You stopped.


This group of people called “the Millenials” often have a problem. Or several problems.

Not all of them are completely new or may seem unimportant – yet, it bugs us. After reaching a certain age somewhere near the twenties, neurologists tell us that our brains change. We cannot learn so fast anymore, we forget things we have learnt before, and so on.

This phase happens to coincide with a stage of “higher education”, namely college or university. I will just assume, representatively for most of my peers, that we decide to go there for some kind of purpose. Many may imagine a crazy, party-filled, druggy lifestyle for a few years. Some may even go there with the expectation of broadening their horizons. Meeting people. People who are interested into the same little details that fascinate them about the subjects they chose.

My question to all of you out there: have these imaginations become true?

Did you dig deeply into the literature for your seminars? Did you get the chance to do extracurricular activities? Activities that made you a person more interesting to the companies you want to apply for? Can you now finally name your favourite theorists; do you know their birthplaces and last words?

I wouldn’t answer any of these questions with a direct “no”, yet my “yes” wouldn’t be too enthusiastic either. Of course, I had some interesting lectures. I met some people I would die for. And especially my year abroad helped my personal development. Often there are phases where I try to increase my knowledge, buy magazines from all over the world and download apps to correct my weaknesses in geography.

But I sometimes feel that all of this is not enough. I am about to write my BA thesis and feel like I haven’t gained half the basics I should have. One of the magazines I read shows me that I forgot how to math, that the statistics that I remember from my economics class are completely outdated (specifically: China’s economic power is a LOT higher now than I remember) and that I don’t update myself enough on the situation in the middle east.

It is hard to realize that school actually did a good thing by pushing all these different subjects on me. It is even harder to realize that the speed in which I learn can never match the speed that new knowledge is found by smart people all over the globe. And maybe the hardest lesson is that I have all this knowledge at my fingertips while choosing to watch funny cat videos instead.

Have I stopped learning or trying? No. I still have things I care about, specific areas of knowledge I can impress at least non-experts with. And If I keep trying, I hope to make the step to an expert in at least one of these fields. The path may look dark and scary now. But then again, I often have the feeling that I am not alone.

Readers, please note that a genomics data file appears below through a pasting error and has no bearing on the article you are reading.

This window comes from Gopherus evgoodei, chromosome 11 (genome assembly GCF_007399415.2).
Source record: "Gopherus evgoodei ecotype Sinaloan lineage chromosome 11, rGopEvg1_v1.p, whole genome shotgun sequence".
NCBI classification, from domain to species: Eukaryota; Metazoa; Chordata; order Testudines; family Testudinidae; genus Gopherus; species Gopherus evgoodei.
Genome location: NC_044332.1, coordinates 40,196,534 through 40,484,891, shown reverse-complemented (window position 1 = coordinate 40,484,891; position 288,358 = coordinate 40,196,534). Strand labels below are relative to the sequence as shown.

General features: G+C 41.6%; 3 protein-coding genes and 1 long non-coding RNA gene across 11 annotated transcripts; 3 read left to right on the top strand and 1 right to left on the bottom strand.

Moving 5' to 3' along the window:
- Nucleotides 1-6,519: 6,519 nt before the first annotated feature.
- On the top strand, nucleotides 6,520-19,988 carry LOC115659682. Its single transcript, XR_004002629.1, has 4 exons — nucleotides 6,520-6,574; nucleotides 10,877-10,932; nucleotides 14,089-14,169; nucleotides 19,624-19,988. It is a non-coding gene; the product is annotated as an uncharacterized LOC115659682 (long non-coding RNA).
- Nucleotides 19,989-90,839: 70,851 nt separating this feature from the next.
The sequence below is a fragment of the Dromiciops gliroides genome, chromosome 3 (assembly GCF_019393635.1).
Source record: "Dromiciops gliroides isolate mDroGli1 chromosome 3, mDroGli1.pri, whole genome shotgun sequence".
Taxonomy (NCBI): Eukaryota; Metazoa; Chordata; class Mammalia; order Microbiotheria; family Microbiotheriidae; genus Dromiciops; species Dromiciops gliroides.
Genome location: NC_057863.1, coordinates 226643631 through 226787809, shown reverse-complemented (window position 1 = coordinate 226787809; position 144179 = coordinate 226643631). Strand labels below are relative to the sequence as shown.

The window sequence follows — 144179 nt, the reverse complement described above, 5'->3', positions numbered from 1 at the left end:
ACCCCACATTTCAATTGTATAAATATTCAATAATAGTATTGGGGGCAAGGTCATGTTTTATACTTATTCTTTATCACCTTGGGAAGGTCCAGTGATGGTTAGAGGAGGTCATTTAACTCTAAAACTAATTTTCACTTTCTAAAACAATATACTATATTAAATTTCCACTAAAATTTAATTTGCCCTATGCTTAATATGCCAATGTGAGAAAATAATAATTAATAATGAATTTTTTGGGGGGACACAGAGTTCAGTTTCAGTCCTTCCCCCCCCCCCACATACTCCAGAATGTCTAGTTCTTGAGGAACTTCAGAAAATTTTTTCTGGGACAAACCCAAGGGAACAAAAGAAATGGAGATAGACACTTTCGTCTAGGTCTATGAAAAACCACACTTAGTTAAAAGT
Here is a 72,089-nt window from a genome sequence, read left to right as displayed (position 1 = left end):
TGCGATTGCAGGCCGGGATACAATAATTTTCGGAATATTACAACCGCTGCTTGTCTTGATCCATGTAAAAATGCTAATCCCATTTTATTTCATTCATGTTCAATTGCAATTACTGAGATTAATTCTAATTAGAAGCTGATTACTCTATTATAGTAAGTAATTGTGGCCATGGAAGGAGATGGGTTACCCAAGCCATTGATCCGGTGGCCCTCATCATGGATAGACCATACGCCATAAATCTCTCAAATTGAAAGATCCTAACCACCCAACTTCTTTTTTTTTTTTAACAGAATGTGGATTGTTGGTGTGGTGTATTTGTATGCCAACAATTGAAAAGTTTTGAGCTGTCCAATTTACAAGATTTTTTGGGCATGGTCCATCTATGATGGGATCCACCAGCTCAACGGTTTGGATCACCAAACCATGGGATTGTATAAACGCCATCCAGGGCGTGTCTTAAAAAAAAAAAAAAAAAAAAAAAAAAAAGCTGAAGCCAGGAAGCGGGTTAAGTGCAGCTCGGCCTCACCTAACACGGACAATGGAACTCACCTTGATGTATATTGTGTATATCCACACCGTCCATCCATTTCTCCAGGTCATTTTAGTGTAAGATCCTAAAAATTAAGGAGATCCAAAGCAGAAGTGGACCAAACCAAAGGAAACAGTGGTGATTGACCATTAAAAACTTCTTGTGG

Am I ready for life?

It all boils down to this question. Maybe this isn’t even specifically a Millenial thing – but rather an issue for all people suffering from one crisis or another every quarter of their lives.

Any tips how to stop that from happening?


I need pressure – will I fail?

That social influences shape every person’s practices, judgments and beliefs is a truism to which anyone will readily assent.

Solomon Asch, Opinions and Social Pressure, 1995

Pressure is something I need, I have to admit it. I’ve grown up in a society and scholar system where you weren’t rewarded for extra work that you do on your own. You need to fulfill certain aims instead: reading some chapters of a book, answering the right question or writing an essay until a set deadline. But I never imagined my “real life” to become like that – I always did extracurricular things which made me happy.

Now that I am getting closer to the end of my education – I will finish my degree by the end of the year – I have to start thinking about my future (scary stuff).

What can I do with my life? I have many things that I want to try, but most of them sound like naive fantasies of a six-year old. And the problem is: the kind of creative life that I imagine cannot be taught to me in books or lectures. How I can support myself from here on without my – luckily – generous parents still riddles me.

It’s like one of these timed tests on the internet. The pressure makes my brain race too fast – and that takes every rational thought away from me immediately. I know I can do it, but I need time and courage to finally break out of my childish cave of security and jump into my own, independent adventure. Because now that no one puts pressure on me, I am the one who has to force my way into the future.